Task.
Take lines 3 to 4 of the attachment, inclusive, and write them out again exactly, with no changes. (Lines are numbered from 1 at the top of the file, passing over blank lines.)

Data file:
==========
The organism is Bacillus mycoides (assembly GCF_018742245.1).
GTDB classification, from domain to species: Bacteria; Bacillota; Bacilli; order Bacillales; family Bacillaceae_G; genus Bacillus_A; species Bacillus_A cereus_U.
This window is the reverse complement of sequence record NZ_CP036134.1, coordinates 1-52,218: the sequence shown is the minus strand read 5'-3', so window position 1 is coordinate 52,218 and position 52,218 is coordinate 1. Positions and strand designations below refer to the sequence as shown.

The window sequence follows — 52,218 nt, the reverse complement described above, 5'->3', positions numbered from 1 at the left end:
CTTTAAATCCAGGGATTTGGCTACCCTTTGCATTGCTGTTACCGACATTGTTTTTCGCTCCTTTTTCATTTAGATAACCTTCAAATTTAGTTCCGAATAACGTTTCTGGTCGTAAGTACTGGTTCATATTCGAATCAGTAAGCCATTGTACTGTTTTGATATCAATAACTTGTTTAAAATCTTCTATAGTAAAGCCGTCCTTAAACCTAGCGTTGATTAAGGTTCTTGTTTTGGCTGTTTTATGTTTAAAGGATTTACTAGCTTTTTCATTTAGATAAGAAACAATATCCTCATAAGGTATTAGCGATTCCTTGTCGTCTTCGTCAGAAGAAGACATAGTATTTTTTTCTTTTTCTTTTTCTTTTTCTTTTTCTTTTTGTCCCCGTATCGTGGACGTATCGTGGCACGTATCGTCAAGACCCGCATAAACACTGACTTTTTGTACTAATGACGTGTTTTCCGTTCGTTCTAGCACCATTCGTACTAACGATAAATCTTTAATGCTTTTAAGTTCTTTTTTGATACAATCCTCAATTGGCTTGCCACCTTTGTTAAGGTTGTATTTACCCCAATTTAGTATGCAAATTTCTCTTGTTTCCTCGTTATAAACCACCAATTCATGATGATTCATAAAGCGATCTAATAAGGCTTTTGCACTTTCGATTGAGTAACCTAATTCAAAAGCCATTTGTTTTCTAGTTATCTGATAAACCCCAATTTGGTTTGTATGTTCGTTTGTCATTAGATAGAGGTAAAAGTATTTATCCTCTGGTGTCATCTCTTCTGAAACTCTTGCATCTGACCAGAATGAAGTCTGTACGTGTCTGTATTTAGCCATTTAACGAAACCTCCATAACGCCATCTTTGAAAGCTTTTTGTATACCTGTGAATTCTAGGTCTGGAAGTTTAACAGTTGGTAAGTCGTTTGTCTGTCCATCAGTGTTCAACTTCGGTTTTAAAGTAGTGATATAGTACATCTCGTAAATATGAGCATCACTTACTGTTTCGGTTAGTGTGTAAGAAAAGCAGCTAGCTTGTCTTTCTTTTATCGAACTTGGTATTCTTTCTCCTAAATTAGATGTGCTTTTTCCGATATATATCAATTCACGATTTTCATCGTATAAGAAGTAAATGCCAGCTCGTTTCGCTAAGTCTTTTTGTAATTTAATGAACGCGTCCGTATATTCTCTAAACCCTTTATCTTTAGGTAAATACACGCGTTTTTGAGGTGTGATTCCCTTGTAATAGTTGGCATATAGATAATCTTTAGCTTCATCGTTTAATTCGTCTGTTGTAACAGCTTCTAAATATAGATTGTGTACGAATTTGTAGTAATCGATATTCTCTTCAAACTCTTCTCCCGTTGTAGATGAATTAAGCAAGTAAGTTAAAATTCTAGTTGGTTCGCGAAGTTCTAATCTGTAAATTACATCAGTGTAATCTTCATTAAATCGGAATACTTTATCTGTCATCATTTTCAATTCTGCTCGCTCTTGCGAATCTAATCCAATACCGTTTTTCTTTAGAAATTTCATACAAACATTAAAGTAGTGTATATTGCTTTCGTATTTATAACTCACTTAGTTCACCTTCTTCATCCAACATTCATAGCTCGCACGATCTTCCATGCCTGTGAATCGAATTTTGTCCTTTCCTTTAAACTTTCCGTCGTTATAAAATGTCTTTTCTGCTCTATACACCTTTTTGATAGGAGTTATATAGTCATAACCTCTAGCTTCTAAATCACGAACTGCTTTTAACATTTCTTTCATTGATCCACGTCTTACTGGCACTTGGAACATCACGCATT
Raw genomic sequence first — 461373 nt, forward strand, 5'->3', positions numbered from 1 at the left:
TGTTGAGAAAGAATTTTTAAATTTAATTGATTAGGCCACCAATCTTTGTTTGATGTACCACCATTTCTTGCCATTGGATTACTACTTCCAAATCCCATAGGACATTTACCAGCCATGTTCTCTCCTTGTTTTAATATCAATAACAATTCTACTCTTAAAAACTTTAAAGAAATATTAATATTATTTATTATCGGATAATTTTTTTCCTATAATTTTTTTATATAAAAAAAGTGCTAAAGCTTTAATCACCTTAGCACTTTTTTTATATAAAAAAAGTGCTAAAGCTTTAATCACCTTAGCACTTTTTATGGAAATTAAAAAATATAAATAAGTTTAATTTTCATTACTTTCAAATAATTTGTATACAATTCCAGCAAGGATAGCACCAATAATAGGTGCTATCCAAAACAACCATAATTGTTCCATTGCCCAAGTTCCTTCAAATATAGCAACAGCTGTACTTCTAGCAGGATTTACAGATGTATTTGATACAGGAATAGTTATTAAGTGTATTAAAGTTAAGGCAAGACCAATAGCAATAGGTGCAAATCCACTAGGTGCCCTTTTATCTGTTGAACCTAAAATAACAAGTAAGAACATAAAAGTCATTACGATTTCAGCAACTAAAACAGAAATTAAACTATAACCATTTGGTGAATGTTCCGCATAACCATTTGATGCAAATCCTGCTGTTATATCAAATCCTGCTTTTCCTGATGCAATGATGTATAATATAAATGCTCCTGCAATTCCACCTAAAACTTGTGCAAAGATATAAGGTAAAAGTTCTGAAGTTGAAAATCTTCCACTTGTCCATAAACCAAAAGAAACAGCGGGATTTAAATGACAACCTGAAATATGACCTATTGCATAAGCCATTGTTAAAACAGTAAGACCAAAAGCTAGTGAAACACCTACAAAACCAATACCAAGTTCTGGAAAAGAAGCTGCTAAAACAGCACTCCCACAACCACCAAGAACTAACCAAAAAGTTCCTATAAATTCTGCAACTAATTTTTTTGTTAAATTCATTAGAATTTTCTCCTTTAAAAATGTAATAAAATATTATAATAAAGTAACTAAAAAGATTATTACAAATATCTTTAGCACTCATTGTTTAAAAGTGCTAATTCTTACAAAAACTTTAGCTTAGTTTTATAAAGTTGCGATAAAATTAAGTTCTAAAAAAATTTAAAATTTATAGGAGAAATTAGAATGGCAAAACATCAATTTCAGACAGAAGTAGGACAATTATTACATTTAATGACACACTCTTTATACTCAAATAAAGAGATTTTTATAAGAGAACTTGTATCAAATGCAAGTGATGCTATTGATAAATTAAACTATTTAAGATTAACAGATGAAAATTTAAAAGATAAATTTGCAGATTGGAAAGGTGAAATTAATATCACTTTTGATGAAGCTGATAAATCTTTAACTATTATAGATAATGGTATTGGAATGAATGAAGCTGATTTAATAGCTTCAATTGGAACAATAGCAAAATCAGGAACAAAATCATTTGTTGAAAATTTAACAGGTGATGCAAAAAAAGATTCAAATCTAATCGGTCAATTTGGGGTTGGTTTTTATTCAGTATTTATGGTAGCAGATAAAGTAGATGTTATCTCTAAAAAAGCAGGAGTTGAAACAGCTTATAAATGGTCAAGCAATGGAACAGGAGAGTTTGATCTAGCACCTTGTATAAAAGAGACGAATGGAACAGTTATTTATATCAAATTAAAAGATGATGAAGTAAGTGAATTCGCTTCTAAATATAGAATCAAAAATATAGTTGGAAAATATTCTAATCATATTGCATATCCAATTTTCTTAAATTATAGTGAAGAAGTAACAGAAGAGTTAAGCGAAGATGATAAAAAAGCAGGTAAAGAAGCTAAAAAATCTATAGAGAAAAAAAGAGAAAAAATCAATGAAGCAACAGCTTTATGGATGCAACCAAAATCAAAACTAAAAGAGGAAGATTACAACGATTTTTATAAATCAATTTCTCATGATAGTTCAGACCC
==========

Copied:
This window is the reverse complement of sequence record NZ_CP036134.1, coordinates 1-52,218: the sequence shown is the minus strand read 5'-3', so window position 1 is coordinate 52,218 and position 52,218 is coordinate 1. Positions and strand designations below refer to the sequence as shown.

The window sequence follows — 52,218 nt, the reverse complement described above, 5'->3', positions numbered from 1 at the left end: